Which brings me to the cost part of the equation.

One of the questions I asked PicScout was “who will pay for this service?” (hint - no one, if the photos are free!) Though, apparently, they haven't quite worked that the dollars and sense cents on this yet. One idea would be for the photographers to pay for fingerprinting and tracking, and the appearance of the “i”. This would be cost prohibitive for me, and for almost any photographer, and is the reason that I don’t currently pay for PicScout’s web spidering and enforcement services. In addition, the fact that PicScout also requires that photographers agree to allow PicScout to exclusively handle any resulting litigation and settlement discussions (and take a huge chunk of the resulting award/settlement) also doesn't sit well with me. One other idea floating around is that PicScout wouldn't take anything up front, but take a percentage (which should be under 5% in my opinion) of the license fee resulting from the image buyer clicking on the “i” and then licensing the image.

As I said - this hasn't been decided yet, and even if PicScout succeeds in getting significant numbers of professional image buyers to install the plug-in, they will not succeed unless they come up with a pricing solution that convinces photographers and stock agencies to buy into their service and submit large quantities of images.

PicScout's own FAQ outlines who their general audience is, when posing this question and answer:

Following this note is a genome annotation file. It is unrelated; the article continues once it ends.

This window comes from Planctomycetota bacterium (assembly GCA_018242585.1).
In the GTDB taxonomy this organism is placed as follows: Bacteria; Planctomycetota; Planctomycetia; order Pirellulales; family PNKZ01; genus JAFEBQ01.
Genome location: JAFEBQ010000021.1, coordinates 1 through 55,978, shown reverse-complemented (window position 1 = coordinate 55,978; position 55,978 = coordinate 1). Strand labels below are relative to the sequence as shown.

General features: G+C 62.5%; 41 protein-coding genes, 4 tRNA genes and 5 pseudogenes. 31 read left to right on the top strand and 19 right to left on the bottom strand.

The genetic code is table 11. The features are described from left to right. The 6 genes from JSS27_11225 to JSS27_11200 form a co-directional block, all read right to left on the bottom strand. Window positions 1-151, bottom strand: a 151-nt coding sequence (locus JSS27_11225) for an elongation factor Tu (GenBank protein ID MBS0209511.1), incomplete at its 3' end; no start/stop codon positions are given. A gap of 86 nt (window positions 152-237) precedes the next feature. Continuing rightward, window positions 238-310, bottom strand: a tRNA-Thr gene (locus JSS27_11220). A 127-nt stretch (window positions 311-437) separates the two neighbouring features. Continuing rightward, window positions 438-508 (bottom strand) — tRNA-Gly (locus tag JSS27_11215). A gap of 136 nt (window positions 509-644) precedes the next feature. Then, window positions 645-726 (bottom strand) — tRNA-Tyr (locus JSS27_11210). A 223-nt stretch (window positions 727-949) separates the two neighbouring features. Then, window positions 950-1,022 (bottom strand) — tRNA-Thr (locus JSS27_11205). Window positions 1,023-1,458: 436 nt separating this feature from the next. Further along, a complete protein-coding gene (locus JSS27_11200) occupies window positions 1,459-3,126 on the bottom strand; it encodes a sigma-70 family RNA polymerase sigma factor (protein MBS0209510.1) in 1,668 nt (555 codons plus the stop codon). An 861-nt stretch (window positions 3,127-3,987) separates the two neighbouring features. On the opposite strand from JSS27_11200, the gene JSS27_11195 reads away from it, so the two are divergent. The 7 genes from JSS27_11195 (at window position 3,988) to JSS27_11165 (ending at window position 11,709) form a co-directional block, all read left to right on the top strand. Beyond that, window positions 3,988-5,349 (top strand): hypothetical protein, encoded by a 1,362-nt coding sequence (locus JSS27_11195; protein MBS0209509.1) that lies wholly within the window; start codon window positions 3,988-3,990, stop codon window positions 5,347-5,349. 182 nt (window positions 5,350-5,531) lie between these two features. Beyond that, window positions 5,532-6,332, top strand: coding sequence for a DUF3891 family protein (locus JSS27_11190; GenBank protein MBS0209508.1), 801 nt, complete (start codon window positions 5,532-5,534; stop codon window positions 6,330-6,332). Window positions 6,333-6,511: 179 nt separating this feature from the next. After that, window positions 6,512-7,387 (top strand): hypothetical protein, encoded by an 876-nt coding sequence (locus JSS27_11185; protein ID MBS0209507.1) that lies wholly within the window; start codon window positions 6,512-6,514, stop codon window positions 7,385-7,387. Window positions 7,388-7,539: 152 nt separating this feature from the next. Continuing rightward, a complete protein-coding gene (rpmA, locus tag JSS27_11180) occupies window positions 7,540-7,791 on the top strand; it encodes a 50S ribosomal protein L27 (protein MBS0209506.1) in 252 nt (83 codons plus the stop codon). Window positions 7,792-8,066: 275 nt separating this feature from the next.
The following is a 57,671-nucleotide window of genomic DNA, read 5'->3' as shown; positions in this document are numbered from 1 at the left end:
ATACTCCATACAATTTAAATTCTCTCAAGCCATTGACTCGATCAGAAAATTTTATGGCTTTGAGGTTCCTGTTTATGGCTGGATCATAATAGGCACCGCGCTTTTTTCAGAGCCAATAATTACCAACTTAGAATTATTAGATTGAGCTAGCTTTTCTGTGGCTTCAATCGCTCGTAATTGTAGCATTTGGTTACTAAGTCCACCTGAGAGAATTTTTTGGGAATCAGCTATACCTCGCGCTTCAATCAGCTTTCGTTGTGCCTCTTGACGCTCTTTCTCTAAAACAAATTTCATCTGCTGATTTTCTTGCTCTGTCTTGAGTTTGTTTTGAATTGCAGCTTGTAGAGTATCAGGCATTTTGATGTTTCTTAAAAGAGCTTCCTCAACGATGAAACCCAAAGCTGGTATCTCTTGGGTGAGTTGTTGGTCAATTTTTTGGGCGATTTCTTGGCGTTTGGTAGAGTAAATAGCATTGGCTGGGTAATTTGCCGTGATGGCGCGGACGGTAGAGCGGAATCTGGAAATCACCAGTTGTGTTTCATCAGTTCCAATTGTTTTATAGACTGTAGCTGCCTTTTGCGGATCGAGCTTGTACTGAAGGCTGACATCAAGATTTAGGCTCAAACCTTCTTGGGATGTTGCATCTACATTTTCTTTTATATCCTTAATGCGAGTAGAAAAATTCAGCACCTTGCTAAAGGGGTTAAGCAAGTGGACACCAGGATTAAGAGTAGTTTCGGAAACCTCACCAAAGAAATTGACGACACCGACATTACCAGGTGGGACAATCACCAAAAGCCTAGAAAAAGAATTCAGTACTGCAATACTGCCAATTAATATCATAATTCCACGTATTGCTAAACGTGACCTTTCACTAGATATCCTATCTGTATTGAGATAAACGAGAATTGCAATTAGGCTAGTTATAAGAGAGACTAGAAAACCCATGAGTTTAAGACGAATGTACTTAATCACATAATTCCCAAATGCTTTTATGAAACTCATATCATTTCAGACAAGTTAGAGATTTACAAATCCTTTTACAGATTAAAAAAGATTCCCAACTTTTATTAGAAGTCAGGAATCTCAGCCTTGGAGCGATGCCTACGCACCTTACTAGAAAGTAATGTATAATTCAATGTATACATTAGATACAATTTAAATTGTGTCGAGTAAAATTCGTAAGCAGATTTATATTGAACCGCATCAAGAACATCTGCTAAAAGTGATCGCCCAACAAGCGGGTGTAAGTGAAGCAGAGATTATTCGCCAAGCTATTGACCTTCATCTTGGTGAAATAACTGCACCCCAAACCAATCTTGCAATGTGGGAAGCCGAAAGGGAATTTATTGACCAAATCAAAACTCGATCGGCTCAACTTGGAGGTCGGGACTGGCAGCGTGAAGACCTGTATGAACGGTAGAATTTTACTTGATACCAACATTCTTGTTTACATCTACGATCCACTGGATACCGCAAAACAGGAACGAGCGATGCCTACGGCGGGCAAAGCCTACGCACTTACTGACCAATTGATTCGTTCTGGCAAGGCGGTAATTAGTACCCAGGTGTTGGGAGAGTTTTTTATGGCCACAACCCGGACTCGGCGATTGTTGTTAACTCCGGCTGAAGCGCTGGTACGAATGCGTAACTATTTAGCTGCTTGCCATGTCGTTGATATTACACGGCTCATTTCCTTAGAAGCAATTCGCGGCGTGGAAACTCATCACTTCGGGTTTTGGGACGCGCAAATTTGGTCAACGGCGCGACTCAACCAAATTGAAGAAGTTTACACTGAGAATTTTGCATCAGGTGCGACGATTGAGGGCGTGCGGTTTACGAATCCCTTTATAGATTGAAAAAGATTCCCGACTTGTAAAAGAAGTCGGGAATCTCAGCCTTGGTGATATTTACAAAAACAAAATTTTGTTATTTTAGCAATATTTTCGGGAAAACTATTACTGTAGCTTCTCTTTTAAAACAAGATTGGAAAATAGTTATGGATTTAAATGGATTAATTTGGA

How many images do I need to sign up for your services?

The quick and easy answer is that we've found the cost-benefit tradeoff to be around 30,000 images, which is currently our minimum requirement to use our services. If you have less than that, chances are that you will pay for more than what you'll get in return...Stock photo agencies and higher-end commercial photographers tend to be typical candidates for our services for these reasons."
So, it seems that the average photographer as an independent is not their audience.

Further compounding the problem – when a user searches Google Images and the search yields thousands of images, that user is unlikely to browse past the first 3 pages, and many users never go beyond page 1. How many images on that page will happen to include the PicScout “i?” Using Image IRC without a Google partnership will require that image buyers wade through page after page of Google Image sludge, with only an occasional image happening to have been registered with PicScout, and thus displaying the Image IRC “i”.

Of course, adoption by Google would go a long way toward solving that issue, but Google is apparently not buying into Image IRC. Given that Google’s business model is almost entirely focused on advertising revenues, a partnership between PicScout and Google is unlikely. Not impossible, but highly unlikely.

I am doubtful that this great idea will succeed. I am hopeful that I am wrong, and I am really really hopeful that they will not be a part of promoting free images.